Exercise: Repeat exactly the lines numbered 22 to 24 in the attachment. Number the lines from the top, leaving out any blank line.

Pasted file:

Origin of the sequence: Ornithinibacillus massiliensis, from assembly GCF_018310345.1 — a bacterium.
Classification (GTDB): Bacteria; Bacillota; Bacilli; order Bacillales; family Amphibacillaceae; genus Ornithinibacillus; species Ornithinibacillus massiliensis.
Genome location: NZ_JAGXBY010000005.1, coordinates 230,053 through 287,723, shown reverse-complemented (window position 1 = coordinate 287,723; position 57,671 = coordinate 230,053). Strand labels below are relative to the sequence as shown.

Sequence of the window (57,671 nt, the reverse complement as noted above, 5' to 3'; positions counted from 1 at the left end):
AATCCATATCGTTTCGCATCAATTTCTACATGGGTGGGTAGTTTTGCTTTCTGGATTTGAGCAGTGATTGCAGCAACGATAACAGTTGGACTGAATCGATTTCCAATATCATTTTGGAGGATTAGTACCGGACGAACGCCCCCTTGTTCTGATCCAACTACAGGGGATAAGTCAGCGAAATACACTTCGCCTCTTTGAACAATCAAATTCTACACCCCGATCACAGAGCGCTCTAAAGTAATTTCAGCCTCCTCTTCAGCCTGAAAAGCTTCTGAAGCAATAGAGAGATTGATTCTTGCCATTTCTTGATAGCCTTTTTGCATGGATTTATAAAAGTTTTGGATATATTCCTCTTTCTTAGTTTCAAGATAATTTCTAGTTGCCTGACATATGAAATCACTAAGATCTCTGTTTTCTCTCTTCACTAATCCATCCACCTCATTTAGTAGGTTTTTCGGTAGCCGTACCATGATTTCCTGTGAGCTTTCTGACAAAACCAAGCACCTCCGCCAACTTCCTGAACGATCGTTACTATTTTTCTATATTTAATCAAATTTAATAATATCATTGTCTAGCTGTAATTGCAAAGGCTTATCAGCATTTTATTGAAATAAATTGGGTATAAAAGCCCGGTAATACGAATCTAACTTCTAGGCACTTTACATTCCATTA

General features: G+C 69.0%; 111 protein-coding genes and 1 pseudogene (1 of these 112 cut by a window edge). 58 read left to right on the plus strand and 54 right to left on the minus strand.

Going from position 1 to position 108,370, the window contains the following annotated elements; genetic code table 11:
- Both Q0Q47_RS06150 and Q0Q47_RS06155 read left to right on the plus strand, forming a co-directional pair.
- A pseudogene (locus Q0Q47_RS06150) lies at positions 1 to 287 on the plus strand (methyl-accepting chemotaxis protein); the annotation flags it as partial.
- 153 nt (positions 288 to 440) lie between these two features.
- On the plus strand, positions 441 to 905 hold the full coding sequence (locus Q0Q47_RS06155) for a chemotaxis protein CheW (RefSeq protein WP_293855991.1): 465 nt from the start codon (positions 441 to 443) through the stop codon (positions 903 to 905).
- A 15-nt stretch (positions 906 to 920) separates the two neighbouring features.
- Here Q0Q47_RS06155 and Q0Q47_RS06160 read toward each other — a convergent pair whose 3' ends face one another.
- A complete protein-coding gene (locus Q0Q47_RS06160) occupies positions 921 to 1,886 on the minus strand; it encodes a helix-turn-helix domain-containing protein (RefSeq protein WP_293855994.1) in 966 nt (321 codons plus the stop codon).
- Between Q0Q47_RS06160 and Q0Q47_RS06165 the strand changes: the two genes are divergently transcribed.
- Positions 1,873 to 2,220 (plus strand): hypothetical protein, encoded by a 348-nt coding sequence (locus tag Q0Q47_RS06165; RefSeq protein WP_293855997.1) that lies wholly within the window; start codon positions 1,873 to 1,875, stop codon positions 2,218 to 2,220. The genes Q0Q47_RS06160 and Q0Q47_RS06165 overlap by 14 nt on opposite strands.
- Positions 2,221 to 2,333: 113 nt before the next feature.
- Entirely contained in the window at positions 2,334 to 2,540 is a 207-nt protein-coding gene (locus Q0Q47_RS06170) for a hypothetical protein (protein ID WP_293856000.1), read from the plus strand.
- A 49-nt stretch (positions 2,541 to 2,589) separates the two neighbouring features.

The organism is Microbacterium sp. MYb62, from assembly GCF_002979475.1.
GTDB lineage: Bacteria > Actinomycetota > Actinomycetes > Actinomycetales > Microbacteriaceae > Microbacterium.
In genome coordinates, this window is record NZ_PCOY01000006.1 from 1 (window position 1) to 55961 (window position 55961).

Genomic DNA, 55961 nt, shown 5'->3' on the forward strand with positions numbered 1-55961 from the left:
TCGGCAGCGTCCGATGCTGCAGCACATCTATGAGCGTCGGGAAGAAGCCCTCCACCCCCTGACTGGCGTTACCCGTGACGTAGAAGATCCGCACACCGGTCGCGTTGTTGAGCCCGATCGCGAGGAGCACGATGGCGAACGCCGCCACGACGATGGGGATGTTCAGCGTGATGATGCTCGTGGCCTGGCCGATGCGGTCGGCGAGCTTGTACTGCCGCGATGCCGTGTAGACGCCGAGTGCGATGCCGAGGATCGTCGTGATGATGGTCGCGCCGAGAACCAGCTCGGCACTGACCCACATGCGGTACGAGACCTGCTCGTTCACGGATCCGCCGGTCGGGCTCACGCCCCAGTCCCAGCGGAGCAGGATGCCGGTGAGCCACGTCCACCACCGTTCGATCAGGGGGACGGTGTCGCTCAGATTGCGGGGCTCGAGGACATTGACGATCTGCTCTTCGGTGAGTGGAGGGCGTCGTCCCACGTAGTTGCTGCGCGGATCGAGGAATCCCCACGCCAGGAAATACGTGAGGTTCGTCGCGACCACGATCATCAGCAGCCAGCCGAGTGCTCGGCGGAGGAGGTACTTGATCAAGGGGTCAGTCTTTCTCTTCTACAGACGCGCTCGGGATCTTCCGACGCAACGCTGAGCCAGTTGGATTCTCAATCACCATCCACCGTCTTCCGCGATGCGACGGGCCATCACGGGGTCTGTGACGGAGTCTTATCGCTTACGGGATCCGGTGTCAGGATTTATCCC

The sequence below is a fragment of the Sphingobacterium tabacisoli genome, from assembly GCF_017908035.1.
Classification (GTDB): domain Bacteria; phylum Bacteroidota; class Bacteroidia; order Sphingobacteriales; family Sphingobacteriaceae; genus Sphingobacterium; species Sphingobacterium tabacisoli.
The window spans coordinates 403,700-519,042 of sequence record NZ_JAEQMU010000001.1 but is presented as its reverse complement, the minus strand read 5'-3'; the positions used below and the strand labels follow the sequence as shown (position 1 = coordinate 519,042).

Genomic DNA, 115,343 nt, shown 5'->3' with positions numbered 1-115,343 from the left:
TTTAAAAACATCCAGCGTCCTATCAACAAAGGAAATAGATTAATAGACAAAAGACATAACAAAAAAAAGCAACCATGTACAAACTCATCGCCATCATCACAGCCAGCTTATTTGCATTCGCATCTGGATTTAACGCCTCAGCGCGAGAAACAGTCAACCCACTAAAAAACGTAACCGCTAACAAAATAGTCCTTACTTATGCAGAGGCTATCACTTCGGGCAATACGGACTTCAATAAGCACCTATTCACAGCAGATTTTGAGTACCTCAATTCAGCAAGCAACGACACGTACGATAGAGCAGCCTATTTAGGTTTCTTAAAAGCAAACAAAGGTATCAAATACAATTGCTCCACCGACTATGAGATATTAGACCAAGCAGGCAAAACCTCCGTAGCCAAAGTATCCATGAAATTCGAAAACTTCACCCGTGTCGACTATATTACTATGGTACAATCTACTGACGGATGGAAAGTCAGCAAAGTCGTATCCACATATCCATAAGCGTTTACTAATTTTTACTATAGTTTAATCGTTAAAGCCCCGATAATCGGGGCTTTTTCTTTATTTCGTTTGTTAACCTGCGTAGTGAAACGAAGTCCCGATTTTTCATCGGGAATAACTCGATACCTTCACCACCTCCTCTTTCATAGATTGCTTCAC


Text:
In genome coordinates, this window is record NZ_PCOY01000006.1 from 1 (window position 1) to 55961 (window position 55961).

Genomic DNA, 55961 nt, shown 5'->3' on the forward strand with positions numbered 1-55961 from the left:
TCGGCAGCGTCCGATGCTGCAGCACATCTATGAGCGTCGGGAAGAAGCCCTCCACCCCCTGACTGGCGTTACCCGTGACGTAGAAGATCCGCACACCGGTCGCGTTGTTGAGCCCGATCGCGAGGAGCACGATGGCGAACGCCGCCACGACGATGGGGATGTTCAGCGTGATGATGCTCGTGGCCTGGCCGATGCGGTCGGCGAGCTTGTACTGCCGCGATGCCGTGTAGACGCCGAGTGCGATGCCGAGGATCGTCGTGATGATGGTCGCGCCGAGAACCAGCTCGGCACTGACCCACATGCGGTACGAGACCTGCTCGTTCACGGATCCGCCGGTCGGGCTCACGCCCCAGTCCCAGCGGAGCAGGATGCCGGTGAGCCACGTCCACCACCGTTCGATCAGGGGGACGGTGTCGCTCAGATTGCGGGGCTCGAGGACATTGACGATCTGCTCTTCGGTGAGTGGAGGGCGTCGTCCCACGTAGTTGCTGCGCGGATCGAGGAATCCCCACGCCAGGAAATACGTGAGGTTCGTCGCGACCACGATCATCAGCAGCCAGCCGAGTGCTCGGCGGAGGAGGTACTTGATCAAGGGGTCAGTCTTTCTCTTCTACAGACGCGCTCGGGATCTTCCGACGCAACGCTGAGCCAGTTGGATTCTCAATCACCATCCACCGTCTTCCGCGATGCGACGGGCCATCACGGGGTCTGTGACGGAGTCTTATCGCTTACGGGATCCGGTGTCAGGATTTATCCC